Volcanic vortices

We have already shared several photos from the Nature’s Best Photography, Windland Smith Rice International Awards 2013, currently on show at the Smithsonian Institution, and the winner in the Power of Nature category was one of my favourite volcano snappers.

The photo shows where the lava from the ongoing eruption of Kilauea on the main island of Hawaii meets the Pacific Ocean in an explosion of steam and burning gobbets of molten rock as fire and water meet in their endless powerful encounters. As the flow entered the sea the water started to boil, producing these amazing vortices of steam shooting up above the surface, testifying to the mixing of energies below. Usually only one or two appear, so the seven in this photo represent a rare and amazing moment in geological history, though all future geologists will have to go on to understand it will be a mound of shattered glassy lava fragments, probably altered, and known as hyaloclastite. 


Image credit: Bruce Omori/ Extreme Exposure Fine Art Gallery 

Via http://www.hawaiipictureoftheday.com/volcanic-vortices-big-island-power-of-nature


My attractive friend here is posing next to a boninite intrusion within a hyaloclastite. Hyalolastite is a lava which forms when molten basaltic rock erupts in shallow water and boninite is a rare form of lava which is formed from a very hot and very hydrated mantle source which usually occurs during the initiation of a subduction zone.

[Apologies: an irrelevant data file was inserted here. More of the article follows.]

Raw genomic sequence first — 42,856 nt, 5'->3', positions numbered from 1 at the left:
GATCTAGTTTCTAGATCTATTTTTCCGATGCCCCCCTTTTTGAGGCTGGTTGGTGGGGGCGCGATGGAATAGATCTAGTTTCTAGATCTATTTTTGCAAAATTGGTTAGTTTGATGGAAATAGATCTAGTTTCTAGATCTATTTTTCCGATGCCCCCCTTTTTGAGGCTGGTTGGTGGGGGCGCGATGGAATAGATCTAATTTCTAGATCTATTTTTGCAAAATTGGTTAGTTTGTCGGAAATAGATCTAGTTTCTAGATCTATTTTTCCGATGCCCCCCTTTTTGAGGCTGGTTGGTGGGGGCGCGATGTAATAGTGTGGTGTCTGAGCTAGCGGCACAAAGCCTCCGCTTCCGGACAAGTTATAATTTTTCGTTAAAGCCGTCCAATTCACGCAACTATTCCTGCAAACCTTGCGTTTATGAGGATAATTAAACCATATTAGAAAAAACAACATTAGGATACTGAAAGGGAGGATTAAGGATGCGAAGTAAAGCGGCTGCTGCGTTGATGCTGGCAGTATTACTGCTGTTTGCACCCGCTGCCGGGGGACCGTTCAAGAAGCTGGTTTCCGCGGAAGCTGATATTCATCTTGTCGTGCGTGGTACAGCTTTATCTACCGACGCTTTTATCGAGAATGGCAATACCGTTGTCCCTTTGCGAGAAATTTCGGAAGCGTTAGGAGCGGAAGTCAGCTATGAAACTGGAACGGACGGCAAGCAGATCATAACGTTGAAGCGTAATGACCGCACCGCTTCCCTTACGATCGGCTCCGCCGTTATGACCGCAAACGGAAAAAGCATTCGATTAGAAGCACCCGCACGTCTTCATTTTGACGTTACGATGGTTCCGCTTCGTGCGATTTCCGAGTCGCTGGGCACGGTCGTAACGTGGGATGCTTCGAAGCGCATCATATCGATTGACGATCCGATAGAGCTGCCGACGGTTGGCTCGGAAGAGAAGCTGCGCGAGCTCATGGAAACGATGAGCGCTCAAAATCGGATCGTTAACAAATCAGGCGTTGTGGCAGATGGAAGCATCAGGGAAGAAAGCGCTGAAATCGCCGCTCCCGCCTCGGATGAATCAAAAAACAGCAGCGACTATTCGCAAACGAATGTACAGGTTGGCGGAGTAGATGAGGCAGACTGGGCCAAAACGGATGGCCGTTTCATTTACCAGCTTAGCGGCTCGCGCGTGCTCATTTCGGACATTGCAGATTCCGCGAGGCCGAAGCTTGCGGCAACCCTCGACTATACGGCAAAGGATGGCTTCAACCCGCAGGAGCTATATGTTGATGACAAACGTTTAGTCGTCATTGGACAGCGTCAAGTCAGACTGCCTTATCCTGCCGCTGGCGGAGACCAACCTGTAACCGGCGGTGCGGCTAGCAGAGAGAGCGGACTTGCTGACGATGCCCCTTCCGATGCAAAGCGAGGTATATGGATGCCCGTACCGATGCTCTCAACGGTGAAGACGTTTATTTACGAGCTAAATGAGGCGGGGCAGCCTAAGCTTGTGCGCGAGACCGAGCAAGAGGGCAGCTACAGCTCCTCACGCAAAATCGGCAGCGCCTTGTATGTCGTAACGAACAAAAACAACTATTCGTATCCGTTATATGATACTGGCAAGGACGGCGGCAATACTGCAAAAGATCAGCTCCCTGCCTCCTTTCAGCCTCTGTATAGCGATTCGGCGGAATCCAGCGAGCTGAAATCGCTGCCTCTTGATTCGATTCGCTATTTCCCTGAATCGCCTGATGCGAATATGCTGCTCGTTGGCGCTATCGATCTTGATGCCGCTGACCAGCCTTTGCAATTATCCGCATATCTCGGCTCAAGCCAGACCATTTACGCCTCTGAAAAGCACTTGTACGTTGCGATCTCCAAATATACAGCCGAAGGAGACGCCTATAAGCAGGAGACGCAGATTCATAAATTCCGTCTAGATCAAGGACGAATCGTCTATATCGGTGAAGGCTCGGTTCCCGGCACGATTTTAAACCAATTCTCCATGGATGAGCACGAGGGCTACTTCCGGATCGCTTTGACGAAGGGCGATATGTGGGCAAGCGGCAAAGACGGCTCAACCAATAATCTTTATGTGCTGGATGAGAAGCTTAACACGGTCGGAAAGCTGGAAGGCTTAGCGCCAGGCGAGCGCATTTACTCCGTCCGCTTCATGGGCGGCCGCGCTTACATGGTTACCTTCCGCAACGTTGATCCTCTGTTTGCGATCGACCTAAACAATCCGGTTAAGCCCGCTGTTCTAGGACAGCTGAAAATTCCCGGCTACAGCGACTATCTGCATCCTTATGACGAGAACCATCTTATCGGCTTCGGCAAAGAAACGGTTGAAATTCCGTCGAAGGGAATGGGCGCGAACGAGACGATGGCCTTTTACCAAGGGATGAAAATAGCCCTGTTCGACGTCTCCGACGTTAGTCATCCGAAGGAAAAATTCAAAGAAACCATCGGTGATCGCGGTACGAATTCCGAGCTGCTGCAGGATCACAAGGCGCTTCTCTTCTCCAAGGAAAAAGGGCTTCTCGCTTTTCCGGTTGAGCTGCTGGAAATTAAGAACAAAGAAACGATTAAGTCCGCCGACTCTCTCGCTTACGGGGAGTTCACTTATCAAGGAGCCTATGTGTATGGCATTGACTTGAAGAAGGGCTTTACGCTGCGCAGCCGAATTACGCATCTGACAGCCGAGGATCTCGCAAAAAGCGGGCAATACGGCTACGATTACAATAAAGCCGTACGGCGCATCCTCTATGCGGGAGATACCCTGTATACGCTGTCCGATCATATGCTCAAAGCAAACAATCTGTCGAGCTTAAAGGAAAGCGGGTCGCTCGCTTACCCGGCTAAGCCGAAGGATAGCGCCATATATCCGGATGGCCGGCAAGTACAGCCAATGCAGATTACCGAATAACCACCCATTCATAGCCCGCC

The glassy rind around the boninite intrusion (closer detail in the lower photographs: in situ and a sample in my collection) looks like a cooled margin. In reality it’s where the intruding boninite has released all the water dissolved in the melt which has lowered the melting point of the surrounding hyaloclastite, producing the glass margin.

Lava Deltas

Just as there are river deltas, there are also lava deltas. They form when magma enters the sea and builds a wide, fan-shaped area of new land along the coastline.

When lava enters the ocean, it cools rapidly and can shatter into fragments called hyaloclastite – volcanic glass breccia ranging in size from a few millimeters to a few centimeters. The hyaloclastite becomes the loose rubble foundation that will eventually support additional layers of lava as the delta builds above sea level. These deltas may become a permanent part of the coastline, but on steep submarine slopes, the layers of hyaloclastite are unstable often leading to the sudden collapse of the deltas into the water. Collapses are a common occurrence around the active shield volcanoes in Hawaii, and there have occasionally been injuries or fatalities when people have been on a lava delta that suddenly fell into the Pacific Ocean.

Deltas being supplied with new lava – such as those around Hawaii’s erupting volcanoes, are active deltas; while those cut off from their lava supply are inactive. The pictured lava delta on Alaska’s Carlisle Island’s west coast is an inactive delta.

- RE

Photo Credit: Christina Neal, USGS, 2014